When it comes to Chess, you'll often find yourself in one of two positions: Either you're winning, or you're losing. There is of course the middle ground in which the position is equal, but it is often the case that it is when the position is decidedly advantageous to one side that we are acutely aware of the advantage, and therefore whether we are playing well, or badly.
Examining our attitudes when we are in these situations brings to light just how important psychology is in Chess; when we are playing well, it fills us with confidence, and inspires us to play more. Conversely, when one is playing badly, it causes us to adopt a defeatist attitude. This is best illustrated by the phenomenon of compounding one's mistakes: When a player makes a blunder, if they become immediately aware that they have made a mistake, it is very often the case that they follow up with more blunders that make the opponent's job even easier. Such a thing is a shame, since it is clear that after a blunder, the proper thing for one to do is to attempt to defend as accurately as possible, but it is nevertheless the case that this is much harder than it sounds in practice.
All this said and done, we are all familiar with the common result of this tendency to beat oneself up after a blunder: The resignation. The point at which a player is essentially saying, "I can no longer win, and there's no point in prolonging this agony any longer." It is somewhat interesting that even if one is thinking "I can't win anymore", they too often ignore the possibility that they may still be able to draw.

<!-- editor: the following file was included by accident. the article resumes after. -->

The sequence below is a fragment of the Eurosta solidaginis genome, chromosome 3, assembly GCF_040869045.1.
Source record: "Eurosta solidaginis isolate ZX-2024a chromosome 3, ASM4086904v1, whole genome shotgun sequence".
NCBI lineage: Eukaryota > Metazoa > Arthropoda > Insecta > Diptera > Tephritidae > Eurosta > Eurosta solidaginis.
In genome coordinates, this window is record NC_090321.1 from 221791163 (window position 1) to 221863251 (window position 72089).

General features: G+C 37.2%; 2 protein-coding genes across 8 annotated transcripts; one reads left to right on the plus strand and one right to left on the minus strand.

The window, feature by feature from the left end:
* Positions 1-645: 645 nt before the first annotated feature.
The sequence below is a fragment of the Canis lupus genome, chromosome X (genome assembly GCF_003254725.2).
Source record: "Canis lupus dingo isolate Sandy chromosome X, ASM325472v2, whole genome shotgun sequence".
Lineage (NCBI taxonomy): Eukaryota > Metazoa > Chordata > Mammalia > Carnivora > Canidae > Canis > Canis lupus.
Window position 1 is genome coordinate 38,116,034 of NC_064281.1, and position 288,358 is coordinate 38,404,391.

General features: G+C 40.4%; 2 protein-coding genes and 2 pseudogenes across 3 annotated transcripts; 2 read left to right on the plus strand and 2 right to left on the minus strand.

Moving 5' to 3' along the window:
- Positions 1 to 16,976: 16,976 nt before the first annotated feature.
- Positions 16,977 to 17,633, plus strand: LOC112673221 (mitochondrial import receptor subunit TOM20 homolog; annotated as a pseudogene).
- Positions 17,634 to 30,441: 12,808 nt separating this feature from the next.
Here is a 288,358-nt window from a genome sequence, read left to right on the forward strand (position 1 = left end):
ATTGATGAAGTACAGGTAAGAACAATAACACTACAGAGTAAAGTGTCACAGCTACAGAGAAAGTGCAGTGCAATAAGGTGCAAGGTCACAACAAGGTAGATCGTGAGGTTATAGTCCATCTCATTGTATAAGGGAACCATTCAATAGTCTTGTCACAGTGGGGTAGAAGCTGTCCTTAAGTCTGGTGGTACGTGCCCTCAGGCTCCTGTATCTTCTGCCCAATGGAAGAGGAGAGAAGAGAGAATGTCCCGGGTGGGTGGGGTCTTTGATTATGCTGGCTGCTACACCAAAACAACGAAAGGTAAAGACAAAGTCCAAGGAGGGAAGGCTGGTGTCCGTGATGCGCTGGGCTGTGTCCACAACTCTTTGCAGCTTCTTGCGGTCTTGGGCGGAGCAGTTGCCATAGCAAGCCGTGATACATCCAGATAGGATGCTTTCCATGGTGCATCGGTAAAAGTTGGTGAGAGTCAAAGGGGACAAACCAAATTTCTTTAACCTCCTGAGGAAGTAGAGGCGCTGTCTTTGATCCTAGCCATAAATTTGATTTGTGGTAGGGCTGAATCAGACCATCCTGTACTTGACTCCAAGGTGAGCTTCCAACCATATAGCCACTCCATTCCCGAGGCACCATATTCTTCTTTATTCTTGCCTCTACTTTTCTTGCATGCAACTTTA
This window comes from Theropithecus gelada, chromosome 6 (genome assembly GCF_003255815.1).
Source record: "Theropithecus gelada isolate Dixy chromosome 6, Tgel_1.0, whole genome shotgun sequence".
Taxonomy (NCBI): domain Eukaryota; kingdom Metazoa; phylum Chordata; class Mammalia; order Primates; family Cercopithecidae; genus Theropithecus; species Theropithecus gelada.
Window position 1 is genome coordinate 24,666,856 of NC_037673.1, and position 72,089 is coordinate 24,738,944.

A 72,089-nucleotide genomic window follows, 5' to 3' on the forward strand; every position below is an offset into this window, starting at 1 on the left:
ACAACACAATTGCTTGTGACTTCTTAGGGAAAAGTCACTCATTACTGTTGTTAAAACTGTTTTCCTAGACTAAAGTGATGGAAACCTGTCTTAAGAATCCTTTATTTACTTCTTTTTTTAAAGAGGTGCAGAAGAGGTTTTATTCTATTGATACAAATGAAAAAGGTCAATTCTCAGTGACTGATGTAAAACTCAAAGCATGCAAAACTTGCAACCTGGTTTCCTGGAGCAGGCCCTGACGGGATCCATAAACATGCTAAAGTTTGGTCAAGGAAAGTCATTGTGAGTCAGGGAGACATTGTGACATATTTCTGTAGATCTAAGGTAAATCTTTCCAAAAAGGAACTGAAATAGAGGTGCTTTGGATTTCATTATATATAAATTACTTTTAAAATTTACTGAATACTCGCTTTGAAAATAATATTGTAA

Yet, resigning is clearly the objectively incorrect response. If you resign, your result will be a loss. If you play on, you may clutch a draw, or even a win if you're lucky enough for your opponent to return the favour with their own blunder. This post shall concern two recent games I played in which featured such positions, in which I found myself in entirely resignable positions, but chose to play on in the hope of finding something more. The first game was played at my local Chess club, in which I played White, and exemplifies one approach to playing in a lost position: If you're already lost, you have no more to lose, so play as aggressively and actively as possible, and try to confuse the issue.
Of course, one cannot always hope to be as lucky as this, and indeed, it is often the case that when one is losing, they are instead struggling to avoid losing for as long as possible, even if it isn't a realistic option. This second game will showcase such a situation, in which I played Black.
So there you have it. Hopefully the games I showcased serve to effectively illustrate the point being made: Do not resign. Do not get into a mindset in which you tell yourself there is no hope. Always try to swindle your opponent, and if you can't get a win, at least hope for a draw somehow. Any number of methods can be used to achieve this, such as a perpetual check or a stalemate.